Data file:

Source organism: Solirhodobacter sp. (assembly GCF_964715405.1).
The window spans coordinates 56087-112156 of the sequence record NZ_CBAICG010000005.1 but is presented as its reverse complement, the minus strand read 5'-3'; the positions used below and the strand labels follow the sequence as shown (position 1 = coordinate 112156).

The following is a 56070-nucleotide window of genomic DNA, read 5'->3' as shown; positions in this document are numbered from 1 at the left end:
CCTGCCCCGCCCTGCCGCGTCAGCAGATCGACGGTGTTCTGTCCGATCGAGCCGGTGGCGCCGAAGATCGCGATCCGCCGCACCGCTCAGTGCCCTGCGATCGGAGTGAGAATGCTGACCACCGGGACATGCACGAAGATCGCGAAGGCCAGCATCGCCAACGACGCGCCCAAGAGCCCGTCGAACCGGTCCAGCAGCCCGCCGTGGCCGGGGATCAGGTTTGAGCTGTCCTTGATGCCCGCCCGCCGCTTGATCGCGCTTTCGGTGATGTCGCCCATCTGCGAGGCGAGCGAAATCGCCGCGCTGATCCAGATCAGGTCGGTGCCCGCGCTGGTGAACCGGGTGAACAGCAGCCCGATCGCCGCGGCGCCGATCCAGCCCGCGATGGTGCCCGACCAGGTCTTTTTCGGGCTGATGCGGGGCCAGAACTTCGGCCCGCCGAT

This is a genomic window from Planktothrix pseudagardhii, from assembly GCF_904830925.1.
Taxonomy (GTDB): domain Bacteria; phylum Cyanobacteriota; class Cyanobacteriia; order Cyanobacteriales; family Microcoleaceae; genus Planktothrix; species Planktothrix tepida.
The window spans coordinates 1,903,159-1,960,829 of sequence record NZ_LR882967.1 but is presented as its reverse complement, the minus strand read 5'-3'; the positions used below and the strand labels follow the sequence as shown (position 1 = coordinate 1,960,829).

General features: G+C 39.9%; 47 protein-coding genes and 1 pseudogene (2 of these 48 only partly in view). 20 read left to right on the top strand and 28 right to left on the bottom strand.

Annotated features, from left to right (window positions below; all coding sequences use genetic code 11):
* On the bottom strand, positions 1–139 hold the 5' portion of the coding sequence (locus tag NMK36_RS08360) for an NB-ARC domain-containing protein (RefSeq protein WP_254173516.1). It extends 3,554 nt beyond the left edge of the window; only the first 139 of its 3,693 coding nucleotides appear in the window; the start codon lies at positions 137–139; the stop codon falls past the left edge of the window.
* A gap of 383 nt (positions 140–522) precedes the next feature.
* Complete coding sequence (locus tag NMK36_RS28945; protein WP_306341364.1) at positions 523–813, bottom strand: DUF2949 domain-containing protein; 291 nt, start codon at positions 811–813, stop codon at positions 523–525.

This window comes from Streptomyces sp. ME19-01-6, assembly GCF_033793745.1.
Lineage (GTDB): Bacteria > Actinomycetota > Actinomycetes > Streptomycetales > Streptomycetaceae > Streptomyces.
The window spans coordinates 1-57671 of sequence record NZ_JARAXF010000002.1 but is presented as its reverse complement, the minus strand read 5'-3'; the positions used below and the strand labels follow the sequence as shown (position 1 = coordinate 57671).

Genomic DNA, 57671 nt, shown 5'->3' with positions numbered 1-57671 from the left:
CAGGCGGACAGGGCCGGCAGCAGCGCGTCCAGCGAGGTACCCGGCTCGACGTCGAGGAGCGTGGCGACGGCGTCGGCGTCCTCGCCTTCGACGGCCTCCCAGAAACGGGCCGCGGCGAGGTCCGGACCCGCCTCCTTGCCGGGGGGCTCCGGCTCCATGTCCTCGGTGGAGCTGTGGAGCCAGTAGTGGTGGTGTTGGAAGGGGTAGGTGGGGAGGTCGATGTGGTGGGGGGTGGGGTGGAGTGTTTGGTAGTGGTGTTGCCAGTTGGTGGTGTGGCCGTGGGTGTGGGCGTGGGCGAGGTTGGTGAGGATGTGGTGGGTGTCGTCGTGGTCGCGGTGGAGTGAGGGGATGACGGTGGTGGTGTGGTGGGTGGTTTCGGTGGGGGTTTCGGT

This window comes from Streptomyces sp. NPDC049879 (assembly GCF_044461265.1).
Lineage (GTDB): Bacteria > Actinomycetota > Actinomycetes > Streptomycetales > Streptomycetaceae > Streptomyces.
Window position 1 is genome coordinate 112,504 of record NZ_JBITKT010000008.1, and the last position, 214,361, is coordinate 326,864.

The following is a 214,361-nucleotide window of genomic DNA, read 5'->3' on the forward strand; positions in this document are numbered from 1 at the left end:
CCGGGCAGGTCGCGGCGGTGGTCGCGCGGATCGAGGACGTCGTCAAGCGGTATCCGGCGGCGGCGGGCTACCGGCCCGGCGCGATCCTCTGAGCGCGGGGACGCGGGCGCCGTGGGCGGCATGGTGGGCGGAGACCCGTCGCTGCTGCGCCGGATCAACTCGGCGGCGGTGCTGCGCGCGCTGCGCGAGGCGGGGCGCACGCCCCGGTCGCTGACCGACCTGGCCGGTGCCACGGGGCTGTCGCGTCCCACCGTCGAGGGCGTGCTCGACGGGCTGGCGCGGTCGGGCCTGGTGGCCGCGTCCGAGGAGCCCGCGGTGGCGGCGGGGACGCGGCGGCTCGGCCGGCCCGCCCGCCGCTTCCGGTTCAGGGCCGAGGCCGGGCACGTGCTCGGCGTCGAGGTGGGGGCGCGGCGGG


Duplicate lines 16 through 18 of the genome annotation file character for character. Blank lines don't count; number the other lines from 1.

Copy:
Genomic DNA, 57671 nt, shown 5'->3' with positions numbered 1-57671 from the left:
CAGGCGGACAGGGCCGGCAGCAGCGCGTCCAGCGAGGTACCCGGCTCGACGTCGAGGAGCGTGGCGACGGCGTCGGCGTCCTCGCCTTCGACGGCCTCCCAGAAACGGGCCGCGGCGAGGTCCGGACCCGCCTCCTTGCCGGGGGGCTCCGGCTCCATGTCCTCGGTGGAGCTGTGGAGCCAGTAGTGGTGGTGTTGGAAGGGGTAGGTGGGGAGGTCGATGTGGTGGGGGGTGGGGTGGAGTGTTTGGTAGTGGTGTTGCCAGTTGGTGGTGTGGCCGTGGGTGTGGGCGTGGGCGAGGTTGGTGAGGATGTGGTGGGTGTCGTCGTGGTCGCGGTGGAGTGAGGGGATGACGGTGGTGGTGTGGTGGGTGGTTTCGGTGGGGGTTTCGGT

This window comes from Streptomyces sp. NPDC049879 (assembly GCF_044461265.1).